When most people think of an Asian Disney princess, there's often one go-to: Mulan aka the Chinese heroine who doesn’t need saving but instead saves an entire country and is arguably the best Disney princess to date (alongside Aladdin’s Princess Jasmine… prove me wrong). There’s also Moana repping Pacific Islanders and, more recently, Raya for Southeast Asians. But Asians are not a monolith, and one princess does not a representation make, so Julia Riew, a 22-year-old musical theatre composer and lyricist, decided to create her own Disney princess based on her Korean heritage.
As part of her senior thesis project at Harvard University, Riew wrote and composed Shimcheong: A Folktale, a musical loosely based on the Korean story The Blind Man’s Daughter about a young girl who sacrifices herself for her father and is rewarded for her devotion to him. Riew shared the first of 15 original songs, “Dive,” on TikTok in early January. Since then, the clip has amassed 880,000 views — and viewers are calling upon Disney to turn this idea into reality ASAP.
@juliariew There was no Korean Disney princess so I decided to make my own :) #disney #korean #koreanamerican #disneyprincess #musical #originalsong #originalmusical #musicaltheatre #theater #music #newsong #dreamworks ♬ original sound - Julia Riew
“It’s honestly been astonishing,” Riew tells Refinery29 of the reaction. “Every day something new and crazy happens.” She has continued to tease songs from her musical, a labor of love a year-and-a-half in the making, and has asked followers to duet with her on TikTok. People have also volunteered to illustrate Shimcheong, she says. And while she didn’t expect her videos to go viral (she really only hoped that a few people would see them), she’s most excited about the responses she’s heard from people commenting that they wish they’d had this kind of meaningful representation when they were younger, or who send her videos of their young kids singing along to her songs.
“Even beyond all the producers and all the likes and comments, it's really the people who are reaching out who’ve said, ‘This is so meaningful to me.’ It's just so wonderful to feel like I'm really part of this community and that we're all going through the same struggles. We're all searching for belonging.” And, she says, it’s exciting to think that this is a story that could help other young Korean-American girls feel like they belong.
The idea for Shimcheong came, like many great ideas, because of a need for more representation. Growing up in Missouri, Riew didn’t know many Korean people outside her family. On screen, when she did see Asian characters — specifically Asian women — the roles were limited with actors frequently cast as the quirky sidekick. “As a young, impressionable kid, that’s how I grew up seeing myself even in my own life. I never really saw myself as being the kind of person that could be the main character.”
After her grandpa passed away early in the pandemic, Riew’s grandma moved in with her family and exposed her to aspects of her Korean heritage. “For the first time, I was experiencing Korean culture close up in my own home and practicing speaking Korean with her and sharing our stories, and I learned how disconnected I was to my culture.” She decided to tell a story really rooted in Korean legend as a way to get closer to both her grandma and her ancestry.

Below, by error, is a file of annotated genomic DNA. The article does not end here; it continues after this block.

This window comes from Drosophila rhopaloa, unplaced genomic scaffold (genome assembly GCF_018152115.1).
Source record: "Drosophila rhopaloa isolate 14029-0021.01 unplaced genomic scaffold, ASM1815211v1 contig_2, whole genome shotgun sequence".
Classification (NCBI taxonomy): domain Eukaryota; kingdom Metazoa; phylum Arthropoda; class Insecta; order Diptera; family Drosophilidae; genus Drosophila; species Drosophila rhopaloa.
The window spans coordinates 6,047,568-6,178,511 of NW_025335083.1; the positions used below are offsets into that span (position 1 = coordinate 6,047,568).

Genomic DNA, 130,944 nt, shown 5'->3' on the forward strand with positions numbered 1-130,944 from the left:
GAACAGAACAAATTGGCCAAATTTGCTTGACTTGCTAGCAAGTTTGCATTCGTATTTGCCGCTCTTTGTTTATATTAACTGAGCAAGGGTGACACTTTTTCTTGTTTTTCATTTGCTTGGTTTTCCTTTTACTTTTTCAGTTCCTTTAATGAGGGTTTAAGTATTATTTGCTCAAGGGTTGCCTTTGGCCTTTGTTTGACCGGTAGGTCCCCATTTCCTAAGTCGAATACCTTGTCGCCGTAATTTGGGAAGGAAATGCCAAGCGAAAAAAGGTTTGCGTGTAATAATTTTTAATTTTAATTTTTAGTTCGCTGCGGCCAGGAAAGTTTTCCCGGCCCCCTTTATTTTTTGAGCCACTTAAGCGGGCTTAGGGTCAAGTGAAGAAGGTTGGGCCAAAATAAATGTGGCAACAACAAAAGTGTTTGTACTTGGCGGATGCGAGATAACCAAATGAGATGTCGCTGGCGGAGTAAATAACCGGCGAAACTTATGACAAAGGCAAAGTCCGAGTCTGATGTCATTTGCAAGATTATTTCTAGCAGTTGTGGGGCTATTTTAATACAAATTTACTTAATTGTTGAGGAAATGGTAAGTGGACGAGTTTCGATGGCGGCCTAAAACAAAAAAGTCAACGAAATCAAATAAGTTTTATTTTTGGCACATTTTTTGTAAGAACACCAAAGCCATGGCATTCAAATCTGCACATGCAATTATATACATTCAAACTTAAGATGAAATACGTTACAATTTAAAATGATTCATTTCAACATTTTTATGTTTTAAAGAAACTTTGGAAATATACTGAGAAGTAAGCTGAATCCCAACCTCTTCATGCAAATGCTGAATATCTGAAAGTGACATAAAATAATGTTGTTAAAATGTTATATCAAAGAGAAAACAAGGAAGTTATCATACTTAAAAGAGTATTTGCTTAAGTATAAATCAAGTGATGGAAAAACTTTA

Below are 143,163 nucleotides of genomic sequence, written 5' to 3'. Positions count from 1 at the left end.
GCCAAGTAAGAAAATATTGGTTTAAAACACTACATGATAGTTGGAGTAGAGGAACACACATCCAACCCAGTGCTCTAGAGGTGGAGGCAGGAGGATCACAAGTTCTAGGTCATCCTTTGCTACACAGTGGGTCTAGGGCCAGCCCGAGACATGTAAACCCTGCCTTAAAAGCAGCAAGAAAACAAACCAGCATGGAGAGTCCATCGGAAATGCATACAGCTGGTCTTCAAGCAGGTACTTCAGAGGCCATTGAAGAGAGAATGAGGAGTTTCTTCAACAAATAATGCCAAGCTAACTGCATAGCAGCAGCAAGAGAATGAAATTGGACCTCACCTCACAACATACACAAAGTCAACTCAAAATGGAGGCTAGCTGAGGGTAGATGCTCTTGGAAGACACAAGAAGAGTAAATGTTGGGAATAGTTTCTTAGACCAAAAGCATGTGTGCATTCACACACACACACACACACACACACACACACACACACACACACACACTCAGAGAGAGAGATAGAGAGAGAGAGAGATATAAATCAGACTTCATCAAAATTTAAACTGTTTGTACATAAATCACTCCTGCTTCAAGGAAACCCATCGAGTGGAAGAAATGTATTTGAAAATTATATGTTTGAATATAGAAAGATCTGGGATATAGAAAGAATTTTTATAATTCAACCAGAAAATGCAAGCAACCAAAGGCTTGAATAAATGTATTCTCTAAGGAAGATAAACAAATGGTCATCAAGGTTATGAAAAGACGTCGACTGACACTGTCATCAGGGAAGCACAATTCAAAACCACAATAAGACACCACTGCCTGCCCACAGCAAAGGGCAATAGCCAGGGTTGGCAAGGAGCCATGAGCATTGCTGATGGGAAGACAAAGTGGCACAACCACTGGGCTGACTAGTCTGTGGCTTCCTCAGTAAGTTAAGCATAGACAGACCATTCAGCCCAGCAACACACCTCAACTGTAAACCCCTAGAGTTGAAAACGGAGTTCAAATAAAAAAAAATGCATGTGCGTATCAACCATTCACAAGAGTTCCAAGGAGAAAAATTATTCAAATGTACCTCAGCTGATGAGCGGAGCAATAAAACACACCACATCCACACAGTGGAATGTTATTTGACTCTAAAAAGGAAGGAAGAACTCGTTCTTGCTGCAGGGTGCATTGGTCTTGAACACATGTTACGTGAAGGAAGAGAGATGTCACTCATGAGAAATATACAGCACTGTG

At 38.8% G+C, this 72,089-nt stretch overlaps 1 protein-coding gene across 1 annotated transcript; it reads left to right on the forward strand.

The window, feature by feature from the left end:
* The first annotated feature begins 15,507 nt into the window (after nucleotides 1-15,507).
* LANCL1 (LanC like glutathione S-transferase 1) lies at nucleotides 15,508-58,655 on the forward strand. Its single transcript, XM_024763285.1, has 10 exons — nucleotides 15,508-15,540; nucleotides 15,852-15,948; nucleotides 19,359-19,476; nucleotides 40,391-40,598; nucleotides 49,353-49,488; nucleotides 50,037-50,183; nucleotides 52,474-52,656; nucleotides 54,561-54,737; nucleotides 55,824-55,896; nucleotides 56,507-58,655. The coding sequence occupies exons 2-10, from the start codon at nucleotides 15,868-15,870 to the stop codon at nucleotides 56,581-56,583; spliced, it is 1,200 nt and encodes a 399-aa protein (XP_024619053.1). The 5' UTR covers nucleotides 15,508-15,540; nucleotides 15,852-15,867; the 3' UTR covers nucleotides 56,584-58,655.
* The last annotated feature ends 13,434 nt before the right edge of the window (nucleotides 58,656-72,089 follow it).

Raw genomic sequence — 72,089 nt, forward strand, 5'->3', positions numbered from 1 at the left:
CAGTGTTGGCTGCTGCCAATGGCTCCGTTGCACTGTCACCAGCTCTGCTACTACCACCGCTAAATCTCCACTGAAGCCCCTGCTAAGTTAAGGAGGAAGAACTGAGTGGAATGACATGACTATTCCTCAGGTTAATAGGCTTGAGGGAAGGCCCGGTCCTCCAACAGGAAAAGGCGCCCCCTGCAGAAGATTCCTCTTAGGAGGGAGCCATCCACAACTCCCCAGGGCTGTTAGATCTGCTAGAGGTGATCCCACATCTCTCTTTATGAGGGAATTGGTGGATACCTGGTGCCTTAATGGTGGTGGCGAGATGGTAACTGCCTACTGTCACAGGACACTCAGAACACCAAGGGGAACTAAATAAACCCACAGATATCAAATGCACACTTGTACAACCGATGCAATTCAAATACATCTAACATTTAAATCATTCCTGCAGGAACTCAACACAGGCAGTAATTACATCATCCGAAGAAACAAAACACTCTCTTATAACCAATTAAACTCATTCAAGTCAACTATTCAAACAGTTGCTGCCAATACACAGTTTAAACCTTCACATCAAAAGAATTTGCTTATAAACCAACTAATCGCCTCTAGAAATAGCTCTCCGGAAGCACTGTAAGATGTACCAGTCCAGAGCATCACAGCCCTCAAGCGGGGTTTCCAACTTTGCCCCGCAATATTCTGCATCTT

The Blind Man’s Daughter was the perfect fit. Riew was initially drawn to the folktale because of its emphasis on familial separation, a theme she says is familiar to many Koreans, with generations spread across the Korean diaspora and many families still split across the DMZ after the Korean War. While she drew from the characters and themes from the original folktale, her musical is largely inspired by her own experiences traveling to Korea for the first time when she was 18; Shimcheong’s own search for belonging is woven into Riew’s version of the tale. “I liked the idea in the original folktale of how she leaves home, but longs for home and returns to it. That's a really big part of my story as well.”
Reimagining the folktale and Shimcheong as a musical and Disney princess was a no-brainer for Riew because she grew up loving both genres. “What I love about Disney is that its stories are uplifting and accessible for all ages, but they're also really meaningful and dig into some really deep stories and deep values a lot of the time,” she says.
So, about that Disney thing — Riew hasn’t heard anything from the company directly, but she’s already been in meetings with a few film and theater producers to see when and where the musical would be a good fit.
As for who Riew can see starring in any on-stage or on-screen productions of her musical, the answer is pretty easy. “I’ve always been a really, really big fan of Ashley Park,” Riew says. “She’s such a role model because she’s one of the first Korean-American actresses that I ever saw on stage [in Mean Girls].” In fact, Riew remembers first seeing the cast photos for the hit broadway show starring the Emily In Paris actor. “I saw she had the same jaw structure as me — it’s a very specific Korean structure. I remember seeing her and saying, ‘Wow, she looks a bit like me.’ And for me, that was so impactful.” Riew says the pair have already DM’d since she first posted her TikTok and are planning to meet soon.
Which hopefully means it won’t be too long before audiences see Shimcheong off TikTok and on the big screen. Your move, Disney.